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Pharmaceutical Therapies For Hypertension
Conventional management of hypertension begins with lifestyle modification, followed by the possible addition of one or more antihypertensive drug therapies to achieve a target blood pressure goal of less than 140/90 mm Hg (< 130/80 mm Hg for persons with diabetes or renal disease). As described earlier, studies show that blood pressure over 115/75 mmHg can increase risk of vascular disease. However, it is also important to consider that overly aggressive blood pressure lowering in aging individuals with pre-existing, long-standing hypertension or other cardiovascular disease may be dangerous.
Thus, a blood pressure reduction regimen must be accompanied by close supervision and careful monitoring of blood pressure throughout the day. A diligent plan encompassing regular at-home blood pressure monitoring and regular healthcare practitioner-patient interaction will ensure optimal risk reduction and patient safety.
Antihypertensive drugs lower blood pressure by attenuating one or more of the blood pressure regulating mechanisms. Major “classes” of antihypertensive drugs are variably defined, but the most widely prescribed can be grouped into 3 categories based on their activities.
Reduction of blood volume is the first target of conventional antihypertensive therapies. Diuretics (thiazide diuretics, loop diuretics, potassium-sparing diuretics) are the most commonly prescribed drugs in this category. Diuretics exert effects upon the kidneys to increase the excretion of water. This drop in blood volume results in a drop in pressure.
Adverse effects of thiazide diuretics include sexual dysfunction, glucose intolerance, gout, low potassium level (hypokalemia), and low sodium level (hyponatremia). Conventional doctors often overlook the depletion of vital magnesium that can be caused by diuretics. Many patients do better by starting with the angiotensin II receptor blockers described later in this chapter. Those who require diuretic drugs should supplement with plenty of magnesium and potassium if dietary intake is low (dietary intake of magnesium is usually too low even for those who do not take diuretic drugs).
Cardioinhibitory drugs decrease the rate and force with which the heart pumps, reducing cardiac output and lowering blood pressure.
Beta blockers lower heart rate and blood pressure by blocking the beta adrenoceptors. Normally, these adrenoceptors sense the hormones epinephrine (adrenaline) and norepinephrine in the blood, then respond by increasing heart rate and constricting blood vessels outside the heart. Beta blockers disrupt this interaction.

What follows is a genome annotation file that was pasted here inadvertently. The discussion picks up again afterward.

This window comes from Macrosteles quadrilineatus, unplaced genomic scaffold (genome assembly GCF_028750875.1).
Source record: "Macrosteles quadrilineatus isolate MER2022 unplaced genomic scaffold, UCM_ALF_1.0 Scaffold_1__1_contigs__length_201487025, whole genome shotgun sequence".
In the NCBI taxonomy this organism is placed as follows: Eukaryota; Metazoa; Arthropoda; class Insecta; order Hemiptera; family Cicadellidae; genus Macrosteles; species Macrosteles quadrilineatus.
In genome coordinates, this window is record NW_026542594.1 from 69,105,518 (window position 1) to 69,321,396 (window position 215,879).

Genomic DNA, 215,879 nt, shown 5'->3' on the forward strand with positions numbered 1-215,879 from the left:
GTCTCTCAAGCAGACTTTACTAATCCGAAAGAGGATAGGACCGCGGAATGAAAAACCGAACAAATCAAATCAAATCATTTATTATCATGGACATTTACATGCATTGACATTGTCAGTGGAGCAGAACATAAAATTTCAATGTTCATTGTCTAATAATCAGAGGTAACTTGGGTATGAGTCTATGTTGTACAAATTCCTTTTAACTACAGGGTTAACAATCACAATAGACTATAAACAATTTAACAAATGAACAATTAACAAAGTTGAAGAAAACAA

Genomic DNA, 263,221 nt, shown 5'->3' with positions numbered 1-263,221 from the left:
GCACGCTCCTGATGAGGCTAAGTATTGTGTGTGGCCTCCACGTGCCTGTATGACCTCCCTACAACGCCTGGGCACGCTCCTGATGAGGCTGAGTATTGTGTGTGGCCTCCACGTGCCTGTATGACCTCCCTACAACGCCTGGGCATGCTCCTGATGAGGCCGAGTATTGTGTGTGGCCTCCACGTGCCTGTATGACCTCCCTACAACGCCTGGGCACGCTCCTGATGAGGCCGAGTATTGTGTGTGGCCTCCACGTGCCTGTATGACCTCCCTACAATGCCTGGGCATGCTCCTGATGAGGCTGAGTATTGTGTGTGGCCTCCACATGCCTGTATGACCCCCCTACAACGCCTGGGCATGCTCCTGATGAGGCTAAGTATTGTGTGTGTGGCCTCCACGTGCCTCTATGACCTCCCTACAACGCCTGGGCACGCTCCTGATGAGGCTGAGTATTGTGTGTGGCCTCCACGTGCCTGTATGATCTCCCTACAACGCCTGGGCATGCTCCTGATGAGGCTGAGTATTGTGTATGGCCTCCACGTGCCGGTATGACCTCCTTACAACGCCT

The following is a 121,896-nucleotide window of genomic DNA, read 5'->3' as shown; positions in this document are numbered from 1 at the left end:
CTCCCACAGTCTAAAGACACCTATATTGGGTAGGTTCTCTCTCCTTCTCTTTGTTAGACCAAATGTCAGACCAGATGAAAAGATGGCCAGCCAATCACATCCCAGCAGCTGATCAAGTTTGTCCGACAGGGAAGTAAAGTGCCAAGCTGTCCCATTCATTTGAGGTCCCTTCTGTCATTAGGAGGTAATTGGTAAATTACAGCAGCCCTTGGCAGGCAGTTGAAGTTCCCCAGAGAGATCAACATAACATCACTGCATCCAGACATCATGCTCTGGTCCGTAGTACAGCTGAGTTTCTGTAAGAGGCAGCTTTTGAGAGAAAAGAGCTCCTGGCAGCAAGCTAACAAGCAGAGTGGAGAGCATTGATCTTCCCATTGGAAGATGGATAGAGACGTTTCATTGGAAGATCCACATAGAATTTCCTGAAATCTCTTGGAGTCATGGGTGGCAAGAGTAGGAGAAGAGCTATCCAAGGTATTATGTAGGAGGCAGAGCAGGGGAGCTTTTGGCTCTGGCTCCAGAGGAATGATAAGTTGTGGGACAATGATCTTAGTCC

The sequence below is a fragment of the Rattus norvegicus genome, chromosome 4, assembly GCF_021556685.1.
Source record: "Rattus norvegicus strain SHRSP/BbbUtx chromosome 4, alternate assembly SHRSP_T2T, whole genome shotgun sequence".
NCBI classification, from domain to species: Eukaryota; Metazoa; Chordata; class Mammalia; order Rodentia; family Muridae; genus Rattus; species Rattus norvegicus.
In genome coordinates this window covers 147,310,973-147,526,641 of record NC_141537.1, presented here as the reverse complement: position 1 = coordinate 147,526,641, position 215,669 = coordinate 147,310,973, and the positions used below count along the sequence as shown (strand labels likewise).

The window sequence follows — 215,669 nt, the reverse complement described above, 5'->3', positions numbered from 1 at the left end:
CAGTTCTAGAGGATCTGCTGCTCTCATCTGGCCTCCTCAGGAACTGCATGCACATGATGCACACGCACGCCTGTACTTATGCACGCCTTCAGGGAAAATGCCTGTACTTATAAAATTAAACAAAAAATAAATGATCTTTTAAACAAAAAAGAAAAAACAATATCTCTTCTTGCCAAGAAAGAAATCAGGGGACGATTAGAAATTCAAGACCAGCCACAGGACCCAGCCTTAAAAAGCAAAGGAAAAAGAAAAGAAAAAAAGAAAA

Beta blockers are contraindicated in individuals with COPD (chronic obstructive pulmonary disease) and asthma. Side effects include a worsening of blood glucose control (in diabetics), elevated triglycerides, and lower high-density lipoprotein (HDL—sometimes called the “good” cholesterol) levels. These drugs may exacerbate depressive symptoms, cause erectile dysfunction, and are associated with sleep disturbances, fatigue and lethargy.
A second group of drugs, calcium channel blockers, specifically bind to and block the channels (cellular pores) that allow calcium to flow into cardiac muscle cells. Since muscle fibers require calcium for contraction, reducing the availability of calcium in cardiac muscle lowers the force at which the heart contracts, lowering blood pressure. Additionally, certain calcium channel blockers, which are less specific toward calcium channels in the heart, also have vasodilating properties.
Side effects commonly associated with calcium channel blockers include flushing of the face and neck, headache, edema (swelling) usually in the ankles and feet, dizziness, fatigue, and skin rash.
Vasodilators increase the diameter of vessels, lowering their resistance and the pressure required to move blood through them. There are several types with differing mechanisms. Angiotensin-converting enzyme (ACE) inhibitors stop the activity of ACE, the enzyme which catalyzes the final step in the synthesis of the hypertensive hormone angiotensin II. By lowering levels of angiotensin II, ACE inhibitors promote the dilation of blood vessels, increasing the excretion of water and sodium from the kidneys, thereby lowering blood volume. Frequent side effects of ACE inhibitor use include dizziness, fatigue, weakness, headache and persistent dry cough.
Renin inhibitors, another group of vasodilators, also reduce angiotensin II levels at the first step of its synthesis. This class of drugs is associated with several side effects, which include diarrhea, dizziness, flu-like symptoms, fatigue, and cough.
The effects of angiotensin receptor blockers (ARB) are similar to ACE inhibitors. Instead of reducing the levels of angiotensin II, however, they reduce its bioactivity, preventing it from interacting with receptors on the surface of cells and signaling hypertensive effects.